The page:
Published by B&H Publishing Group on May 1st 2014
Genres: Christian Church, Christian Life, General, Men's Issues, Religion, Spiritual Growth
I received this book for free from the publisher in exchange honest review consideration. This does not affect my opinion of the book or the content of my review.
Alex Himaya writes for those who have been hurt by religious people– who have been betrayed by religion– because he too has been wounded. No longer content with pretending those things don't happen, pastor Himaya retreats with readers back to the Scriptures to see what Jesus thinks about man-made religion.Himaya, a popular speaker and Bible teacher, draws upon years of pastoral experience, providing insight into the ways religion cripples the church. While it may seem reasonable to earn one's way to God through a works-based system, a religion of rules, Himaya warns readers of the danger of putting their faith in good deeds.Jesus Hates Religion is not simply another book about Christianity, but a detour sign on the road of life. Hiamaya points readers away from himself, and towards Jesus saying, "Don't trust me. Trust God, and let Him speak for Himself."
Hm. What to say about this one? The title is a stroke of marketing genius, as it will have religious liberals picking up the book and saying, “YEAH!!” without reading it and conservative Christians picking up the book so that they can vehemently disagree with everything in it, before reading it.
Besides that? I found the material redundant and I think that this book could have benefited from some editing. It’s 256 pages with one premise: Ditch the idea that you need good works to get into heaven and realize that it is grace (grace that is given freely and without strings) alone that gets you there. I’m pretty sure Martin Luther covered this material already. Throw in a little John Calvin style predestination for some zip, shake vigorously.
I get the idea from the book that this may have been a blog first, but the blog does not appear to be active any longer. This could be part of the problem. This is a hard book for me to review as an atheist, I think because this is less of an apologetic and more of… something else. I like reading apologetics because they get me out of my comfort zone (sometimes). Unlike other apologists, Himaya (despite the blurb) is not attempting to bring people back to Christ (or even to Christ for the first time) – he seems to be preaching to the choir. (Pun, totally intended.)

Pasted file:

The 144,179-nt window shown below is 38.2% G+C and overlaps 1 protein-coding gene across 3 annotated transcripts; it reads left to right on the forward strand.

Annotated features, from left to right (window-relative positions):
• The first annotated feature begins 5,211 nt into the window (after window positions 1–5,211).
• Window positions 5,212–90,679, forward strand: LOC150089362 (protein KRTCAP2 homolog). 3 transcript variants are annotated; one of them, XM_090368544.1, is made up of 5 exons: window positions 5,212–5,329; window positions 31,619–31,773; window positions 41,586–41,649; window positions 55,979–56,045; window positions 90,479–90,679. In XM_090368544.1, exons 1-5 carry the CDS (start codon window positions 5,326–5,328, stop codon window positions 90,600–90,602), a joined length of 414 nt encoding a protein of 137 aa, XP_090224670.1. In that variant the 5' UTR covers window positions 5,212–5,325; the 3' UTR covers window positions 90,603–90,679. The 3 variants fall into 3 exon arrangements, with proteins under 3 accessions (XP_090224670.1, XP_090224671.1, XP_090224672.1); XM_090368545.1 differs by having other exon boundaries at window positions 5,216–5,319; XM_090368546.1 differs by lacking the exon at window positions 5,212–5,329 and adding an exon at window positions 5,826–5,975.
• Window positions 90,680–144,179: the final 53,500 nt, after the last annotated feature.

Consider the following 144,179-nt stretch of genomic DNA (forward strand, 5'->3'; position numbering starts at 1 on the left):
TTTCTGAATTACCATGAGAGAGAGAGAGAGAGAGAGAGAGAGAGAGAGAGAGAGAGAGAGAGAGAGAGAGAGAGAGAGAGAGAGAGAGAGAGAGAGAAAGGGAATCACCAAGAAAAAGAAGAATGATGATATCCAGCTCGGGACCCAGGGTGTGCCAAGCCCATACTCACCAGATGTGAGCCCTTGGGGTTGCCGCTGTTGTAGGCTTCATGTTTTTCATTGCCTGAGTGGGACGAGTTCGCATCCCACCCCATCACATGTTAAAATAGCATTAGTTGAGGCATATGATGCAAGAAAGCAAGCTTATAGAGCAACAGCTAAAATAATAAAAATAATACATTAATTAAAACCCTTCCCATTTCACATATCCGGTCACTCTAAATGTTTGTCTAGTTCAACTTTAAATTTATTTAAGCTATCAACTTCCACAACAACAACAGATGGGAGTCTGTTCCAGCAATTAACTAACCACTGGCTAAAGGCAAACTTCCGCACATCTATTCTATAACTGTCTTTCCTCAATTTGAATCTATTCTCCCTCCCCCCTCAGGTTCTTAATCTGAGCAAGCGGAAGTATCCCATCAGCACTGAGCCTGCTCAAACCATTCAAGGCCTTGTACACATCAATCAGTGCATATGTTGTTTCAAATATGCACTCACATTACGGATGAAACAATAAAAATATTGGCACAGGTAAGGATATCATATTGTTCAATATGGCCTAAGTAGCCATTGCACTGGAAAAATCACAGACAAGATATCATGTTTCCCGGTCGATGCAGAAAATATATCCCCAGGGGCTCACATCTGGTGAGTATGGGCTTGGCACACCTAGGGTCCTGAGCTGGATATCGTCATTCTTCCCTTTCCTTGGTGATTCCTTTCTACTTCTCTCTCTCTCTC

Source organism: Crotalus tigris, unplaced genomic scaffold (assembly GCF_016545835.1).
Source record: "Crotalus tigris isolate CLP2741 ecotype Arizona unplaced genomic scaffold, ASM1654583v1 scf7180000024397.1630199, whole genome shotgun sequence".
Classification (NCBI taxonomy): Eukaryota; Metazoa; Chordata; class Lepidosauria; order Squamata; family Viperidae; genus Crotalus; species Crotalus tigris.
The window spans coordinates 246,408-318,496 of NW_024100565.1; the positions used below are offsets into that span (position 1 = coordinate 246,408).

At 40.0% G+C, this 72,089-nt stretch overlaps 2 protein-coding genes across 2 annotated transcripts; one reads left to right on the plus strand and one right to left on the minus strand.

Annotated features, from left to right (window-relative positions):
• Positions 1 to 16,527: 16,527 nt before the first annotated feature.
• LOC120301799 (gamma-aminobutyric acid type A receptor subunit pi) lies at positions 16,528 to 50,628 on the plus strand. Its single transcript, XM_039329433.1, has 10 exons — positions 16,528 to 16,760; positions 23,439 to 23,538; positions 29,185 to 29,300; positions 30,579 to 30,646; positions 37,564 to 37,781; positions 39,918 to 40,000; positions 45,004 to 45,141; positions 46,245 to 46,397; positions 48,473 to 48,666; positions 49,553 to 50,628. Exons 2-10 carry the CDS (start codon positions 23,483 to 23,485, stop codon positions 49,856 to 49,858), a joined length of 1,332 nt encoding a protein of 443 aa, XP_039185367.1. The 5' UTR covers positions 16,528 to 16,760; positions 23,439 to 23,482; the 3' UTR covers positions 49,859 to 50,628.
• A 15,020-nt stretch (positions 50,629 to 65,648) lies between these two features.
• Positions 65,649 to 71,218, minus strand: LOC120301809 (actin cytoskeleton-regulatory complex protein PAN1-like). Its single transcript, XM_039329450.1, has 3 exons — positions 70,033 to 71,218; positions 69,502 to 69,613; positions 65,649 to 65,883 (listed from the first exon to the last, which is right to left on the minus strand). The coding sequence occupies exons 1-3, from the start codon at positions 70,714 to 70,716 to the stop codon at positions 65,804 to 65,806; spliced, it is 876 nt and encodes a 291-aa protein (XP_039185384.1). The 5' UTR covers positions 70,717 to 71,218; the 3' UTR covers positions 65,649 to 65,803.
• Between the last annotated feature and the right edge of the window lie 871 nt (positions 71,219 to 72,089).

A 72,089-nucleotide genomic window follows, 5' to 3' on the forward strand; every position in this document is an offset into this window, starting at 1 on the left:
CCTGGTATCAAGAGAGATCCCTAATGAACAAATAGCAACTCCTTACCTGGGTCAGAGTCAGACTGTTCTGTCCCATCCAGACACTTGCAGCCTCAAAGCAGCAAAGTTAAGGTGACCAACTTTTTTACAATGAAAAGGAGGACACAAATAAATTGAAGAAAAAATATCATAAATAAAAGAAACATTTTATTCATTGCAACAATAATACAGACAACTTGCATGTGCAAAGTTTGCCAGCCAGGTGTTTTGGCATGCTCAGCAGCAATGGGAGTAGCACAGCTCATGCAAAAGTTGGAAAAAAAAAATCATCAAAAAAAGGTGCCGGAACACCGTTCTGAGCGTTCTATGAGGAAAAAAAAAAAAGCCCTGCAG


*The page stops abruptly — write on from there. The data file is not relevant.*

I read apologetics and I like to debate with myself over whether or not the work will help progress society forward (The Answer to Bad Religion is Not No Religion), pull society back (How to Talk to a Skeptic), or just piss off agnostics and atheists (See again, How to Talk to a Skeptic). This book is kind of null in all those categories.
This book is going to be ideal for conservative evangelicals who believe in the inerrancy of the Bible. That’s a demographic that I constantly struggle to understand and I don’t feel like this book sheds any light on them. (See what I did there?) That being said, its emphasis is not on spreading the gospel (though of course it is mentioned), it’s about people’s personal relationships with their God and Jesus. Okay. Cool? I guess?
Though it’s not addressed a whole lot in the book I feel a compulsion to continue to correct the notion that atheists are all people who have been ‘hurt’ or ‘betrayed’ by religion. Speaking for myself and other atheists I know well, I find that this is more often than not absolutely not the case. My reasons for being an atheist have nothing to do with anger at a god or the church. (That’s a story for another post… or email me if you’re really curious.)
I guess the big problem as a reviewer that I have is that it’s not very original. Maybe for the demographic its a great reminder on what being a Christian should mean to them. But even trying on those shoes to read this book, it fell pretty flat.
What about you, Reader? Have you read a book that hasn’t lived up to the hype of its excellent title recently?